Book Notes: May

A Charlotte Mason Companion: Personal Reflections on the Gentle Art of Learning by Karen Andreola:
I thoroughly enjoyed this book; I’d first tried to read a book by Charlotte Mason but didn’t get much past chapter 1. It was helpful to have someone “Translate” her into such a conversational, easy-to-read type of book. I am also happy to have discovered the Charlotte Mason way of homeschooling—homeschooling in general is pretty foreign to me, but I feel much confirmed in our reasons for wanting to homeschool and more informed in how to go about it.

Grace Notes by Rita Dove
For some reason I thought this was a newer book of hers (I sometimes grab books randomly from the poetry section while trying to simultaneously keep an eye on the girls). I liked it mostly except for section Four which was overly self-conscious in my opinion.

And Short the Season by Maxine Kumin
I almost couldn’t finish this book—lovely descriptive language here and there but it seemed to lack…heart or caring perhaps? It felt more like I was reading her writing exercises—none of the poems seemed like there was much invested in them, emotionally.


Imago Dei: An Anthology of Poetry Published in Christianity and Literature: a good anthology for its mix of styles and perspectives, all writing religious poems

Let Go by Francois Fenelon: A slim volume of letters a priest wrote to members of his congregation. Much on suffering and dying to self.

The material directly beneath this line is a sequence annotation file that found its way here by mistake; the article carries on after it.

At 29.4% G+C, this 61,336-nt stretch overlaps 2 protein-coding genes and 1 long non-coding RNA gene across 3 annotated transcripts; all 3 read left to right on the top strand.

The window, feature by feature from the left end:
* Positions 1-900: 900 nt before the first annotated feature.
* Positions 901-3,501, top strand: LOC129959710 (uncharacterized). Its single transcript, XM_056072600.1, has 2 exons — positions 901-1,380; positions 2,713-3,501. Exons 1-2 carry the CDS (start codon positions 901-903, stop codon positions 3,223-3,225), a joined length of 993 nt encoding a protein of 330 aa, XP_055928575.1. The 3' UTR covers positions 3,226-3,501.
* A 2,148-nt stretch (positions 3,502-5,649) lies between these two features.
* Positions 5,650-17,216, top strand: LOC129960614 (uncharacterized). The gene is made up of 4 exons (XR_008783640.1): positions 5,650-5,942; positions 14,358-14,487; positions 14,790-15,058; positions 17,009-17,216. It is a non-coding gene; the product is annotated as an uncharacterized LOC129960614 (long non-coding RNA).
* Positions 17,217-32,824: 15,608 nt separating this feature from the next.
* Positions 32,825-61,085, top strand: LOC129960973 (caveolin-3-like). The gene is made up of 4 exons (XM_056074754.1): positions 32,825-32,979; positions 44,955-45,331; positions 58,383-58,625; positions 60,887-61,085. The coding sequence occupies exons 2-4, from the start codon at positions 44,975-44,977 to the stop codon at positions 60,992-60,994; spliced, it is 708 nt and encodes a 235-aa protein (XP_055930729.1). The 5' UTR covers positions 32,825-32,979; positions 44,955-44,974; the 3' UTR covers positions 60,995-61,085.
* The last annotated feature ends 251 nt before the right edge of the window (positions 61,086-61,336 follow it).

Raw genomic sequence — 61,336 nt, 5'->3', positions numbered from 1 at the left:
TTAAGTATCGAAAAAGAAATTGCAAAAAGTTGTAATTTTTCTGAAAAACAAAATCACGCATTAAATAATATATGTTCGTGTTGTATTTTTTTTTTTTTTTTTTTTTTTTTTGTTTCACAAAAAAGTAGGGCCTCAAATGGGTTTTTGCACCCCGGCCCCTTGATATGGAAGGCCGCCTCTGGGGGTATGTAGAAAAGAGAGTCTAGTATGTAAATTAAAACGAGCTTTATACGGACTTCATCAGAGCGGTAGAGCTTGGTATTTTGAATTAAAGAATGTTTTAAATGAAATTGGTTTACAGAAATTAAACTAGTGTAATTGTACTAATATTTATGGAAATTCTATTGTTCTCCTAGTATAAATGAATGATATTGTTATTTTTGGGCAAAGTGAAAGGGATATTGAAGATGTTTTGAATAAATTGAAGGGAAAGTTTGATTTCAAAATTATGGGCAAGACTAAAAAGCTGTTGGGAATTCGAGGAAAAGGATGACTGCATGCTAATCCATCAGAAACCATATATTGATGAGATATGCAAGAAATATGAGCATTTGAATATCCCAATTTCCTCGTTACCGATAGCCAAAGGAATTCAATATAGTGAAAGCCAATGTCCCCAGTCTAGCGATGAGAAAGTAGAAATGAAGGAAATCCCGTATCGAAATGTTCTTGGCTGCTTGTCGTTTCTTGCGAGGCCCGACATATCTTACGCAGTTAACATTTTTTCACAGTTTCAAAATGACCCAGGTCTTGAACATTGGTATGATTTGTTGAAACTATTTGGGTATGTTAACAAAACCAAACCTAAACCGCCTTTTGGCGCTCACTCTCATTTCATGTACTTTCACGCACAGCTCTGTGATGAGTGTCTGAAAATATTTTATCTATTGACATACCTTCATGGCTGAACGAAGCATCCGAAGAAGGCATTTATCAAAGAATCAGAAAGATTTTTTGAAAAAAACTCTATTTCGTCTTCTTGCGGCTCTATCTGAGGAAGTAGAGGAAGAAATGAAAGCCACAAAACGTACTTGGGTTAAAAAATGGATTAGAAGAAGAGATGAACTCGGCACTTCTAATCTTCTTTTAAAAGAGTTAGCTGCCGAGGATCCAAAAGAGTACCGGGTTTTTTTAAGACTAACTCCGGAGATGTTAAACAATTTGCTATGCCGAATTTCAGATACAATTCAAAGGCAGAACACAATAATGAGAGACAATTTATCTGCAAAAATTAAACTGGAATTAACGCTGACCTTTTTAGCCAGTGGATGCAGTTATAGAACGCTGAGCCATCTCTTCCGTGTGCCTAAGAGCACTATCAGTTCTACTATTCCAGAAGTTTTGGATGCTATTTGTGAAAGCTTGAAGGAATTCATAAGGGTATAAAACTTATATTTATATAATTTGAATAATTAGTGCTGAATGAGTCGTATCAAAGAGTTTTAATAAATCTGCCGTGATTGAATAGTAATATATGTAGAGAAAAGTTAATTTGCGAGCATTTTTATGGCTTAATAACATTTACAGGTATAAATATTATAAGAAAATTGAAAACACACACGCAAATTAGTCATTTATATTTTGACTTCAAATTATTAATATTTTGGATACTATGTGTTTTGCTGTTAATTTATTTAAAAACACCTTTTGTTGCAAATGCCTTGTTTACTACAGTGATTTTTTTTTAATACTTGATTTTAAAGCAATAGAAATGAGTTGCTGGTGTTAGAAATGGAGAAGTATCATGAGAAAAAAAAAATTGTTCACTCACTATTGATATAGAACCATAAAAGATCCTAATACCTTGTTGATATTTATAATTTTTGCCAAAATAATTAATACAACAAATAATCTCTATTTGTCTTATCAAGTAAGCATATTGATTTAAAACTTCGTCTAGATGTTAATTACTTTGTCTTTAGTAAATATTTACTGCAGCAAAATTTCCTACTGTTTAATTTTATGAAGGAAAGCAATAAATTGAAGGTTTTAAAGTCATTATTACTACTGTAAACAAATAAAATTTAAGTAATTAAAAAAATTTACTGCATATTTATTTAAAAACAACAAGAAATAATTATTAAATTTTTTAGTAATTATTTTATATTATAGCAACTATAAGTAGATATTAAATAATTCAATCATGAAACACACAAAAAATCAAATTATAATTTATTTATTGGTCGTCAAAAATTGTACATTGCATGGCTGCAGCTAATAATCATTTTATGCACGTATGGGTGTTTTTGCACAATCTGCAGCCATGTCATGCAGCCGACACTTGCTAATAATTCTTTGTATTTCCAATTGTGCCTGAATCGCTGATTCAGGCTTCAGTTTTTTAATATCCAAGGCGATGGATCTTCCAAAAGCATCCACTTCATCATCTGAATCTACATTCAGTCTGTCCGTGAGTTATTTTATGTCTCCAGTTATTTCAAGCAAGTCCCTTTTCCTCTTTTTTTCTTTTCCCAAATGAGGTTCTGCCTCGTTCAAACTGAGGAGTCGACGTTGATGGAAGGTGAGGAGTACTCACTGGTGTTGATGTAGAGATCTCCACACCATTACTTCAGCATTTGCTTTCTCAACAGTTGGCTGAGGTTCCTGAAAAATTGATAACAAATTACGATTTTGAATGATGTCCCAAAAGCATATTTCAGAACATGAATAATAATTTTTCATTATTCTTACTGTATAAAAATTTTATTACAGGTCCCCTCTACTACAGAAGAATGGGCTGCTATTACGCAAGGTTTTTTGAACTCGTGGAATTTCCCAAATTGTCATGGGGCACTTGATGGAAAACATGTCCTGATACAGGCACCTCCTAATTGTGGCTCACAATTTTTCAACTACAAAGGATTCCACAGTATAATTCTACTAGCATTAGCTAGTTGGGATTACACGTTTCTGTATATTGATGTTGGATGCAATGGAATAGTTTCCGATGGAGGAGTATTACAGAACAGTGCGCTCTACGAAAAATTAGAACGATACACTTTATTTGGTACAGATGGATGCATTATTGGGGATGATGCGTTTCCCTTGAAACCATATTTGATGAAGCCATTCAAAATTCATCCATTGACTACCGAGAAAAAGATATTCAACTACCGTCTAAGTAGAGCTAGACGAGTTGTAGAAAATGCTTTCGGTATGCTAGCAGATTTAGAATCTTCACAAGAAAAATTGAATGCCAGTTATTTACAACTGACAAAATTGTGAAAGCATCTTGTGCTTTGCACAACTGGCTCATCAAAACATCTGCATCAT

Reading to the Girls:
A Child’s Anthology of Poetry edited by Elizabeth Hauge Sword: Includes Seamus Heaney, Elizabeth Bishop, Robert Frost. Not your typical “children’s” poetry anthology. I’ve enjoyed reading the girls a mix of nursery rhyme poetry with legitimate modern poetry (they liked Bishop’s “The Fish” surprisingly well!)

Uncle Wiggly’s Storybook by Jim Weiss: I read this as a child (in fact, we’re using my childhood copy). Moralistic tales about a rabbit’s encounters with good and sick and well and bad children (who all reform in some way or other). The storytelling is in a charming tone, and I like that the vocabulary is complex for a book of children’s stories.


What have you read this month? Any book recommendations?

(linking up with Modern Mrs. Darcy–check out more book recommendations there!)

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